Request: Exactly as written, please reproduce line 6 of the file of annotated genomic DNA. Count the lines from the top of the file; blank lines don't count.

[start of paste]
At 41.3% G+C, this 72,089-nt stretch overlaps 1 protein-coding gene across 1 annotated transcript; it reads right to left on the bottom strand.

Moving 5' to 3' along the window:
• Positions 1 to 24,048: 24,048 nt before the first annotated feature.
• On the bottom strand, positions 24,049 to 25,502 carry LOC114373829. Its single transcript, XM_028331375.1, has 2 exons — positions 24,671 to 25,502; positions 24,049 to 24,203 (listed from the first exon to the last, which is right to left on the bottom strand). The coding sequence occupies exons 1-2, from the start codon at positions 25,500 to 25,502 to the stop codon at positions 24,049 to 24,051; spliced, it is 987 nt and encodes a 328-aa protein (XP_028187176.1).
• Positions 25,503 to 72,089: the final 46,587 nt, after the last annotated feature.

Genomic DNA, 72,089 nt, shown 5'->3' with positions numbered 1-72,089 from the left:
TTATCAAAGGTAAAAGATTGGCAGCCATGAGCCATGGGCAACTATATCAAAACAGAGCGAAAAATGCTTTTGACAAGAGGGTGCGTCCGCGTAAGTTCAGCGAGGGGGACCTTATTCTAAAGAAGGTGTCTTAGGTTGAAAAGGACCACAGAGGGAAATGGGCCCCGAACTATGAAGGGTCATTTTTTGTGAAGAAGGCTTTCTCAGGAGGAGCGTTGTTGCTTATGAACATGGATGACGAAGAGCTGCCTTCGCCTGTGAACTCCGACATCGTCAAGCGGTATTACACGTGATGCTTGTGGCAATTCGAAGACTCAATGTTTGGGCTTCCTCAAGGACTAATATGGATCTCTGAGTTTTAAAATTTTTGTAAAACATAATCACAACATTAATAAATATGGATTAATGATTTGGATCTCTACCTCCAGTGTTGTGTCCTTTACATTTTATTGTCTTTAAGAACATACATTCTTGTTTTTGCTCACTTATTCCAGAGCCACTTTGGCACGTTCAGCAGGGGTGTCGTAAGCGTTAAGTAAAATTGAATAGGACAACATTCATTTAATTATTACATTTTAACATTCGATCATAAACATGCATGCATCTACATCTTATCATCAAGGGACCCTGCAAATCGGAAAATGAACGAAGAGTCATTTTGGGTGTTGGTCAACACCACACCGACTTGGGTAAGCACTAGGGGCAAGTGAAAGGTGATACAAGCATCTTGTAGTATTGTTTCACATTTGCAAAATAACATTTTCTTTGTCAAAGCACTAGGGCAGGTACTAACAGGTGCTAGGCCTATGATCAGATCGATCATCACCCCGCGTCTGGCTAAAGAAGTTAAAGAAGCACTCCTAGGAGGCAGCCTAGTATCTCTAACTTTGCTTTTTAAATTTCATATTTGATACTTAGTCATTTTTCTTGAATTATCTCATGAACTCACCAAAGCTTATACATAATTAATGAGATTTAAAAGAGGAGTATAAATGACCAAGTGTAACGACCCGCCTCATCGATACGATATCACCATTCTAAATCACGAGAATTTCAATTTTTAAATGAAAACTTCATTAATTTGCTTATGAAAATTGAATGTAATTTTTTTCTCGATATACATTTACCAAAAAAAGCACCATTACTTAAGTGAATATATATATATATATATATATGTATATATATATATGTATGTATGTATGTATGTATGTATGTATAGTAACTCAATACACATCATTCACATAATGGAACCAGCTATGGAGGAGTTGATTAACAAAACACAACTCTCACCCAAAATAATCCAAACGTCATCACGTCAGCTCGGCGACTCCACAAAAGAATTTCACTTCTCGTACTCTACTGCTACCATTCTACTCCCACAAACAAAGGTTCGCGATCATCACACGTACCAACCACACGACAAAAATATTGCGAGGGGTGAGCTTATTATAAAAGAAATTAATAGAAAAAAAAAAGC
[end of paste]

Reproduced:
Genomic DNA, 72,089 nt, shown 5'->3' with positions numbered 1-72,089 from the left: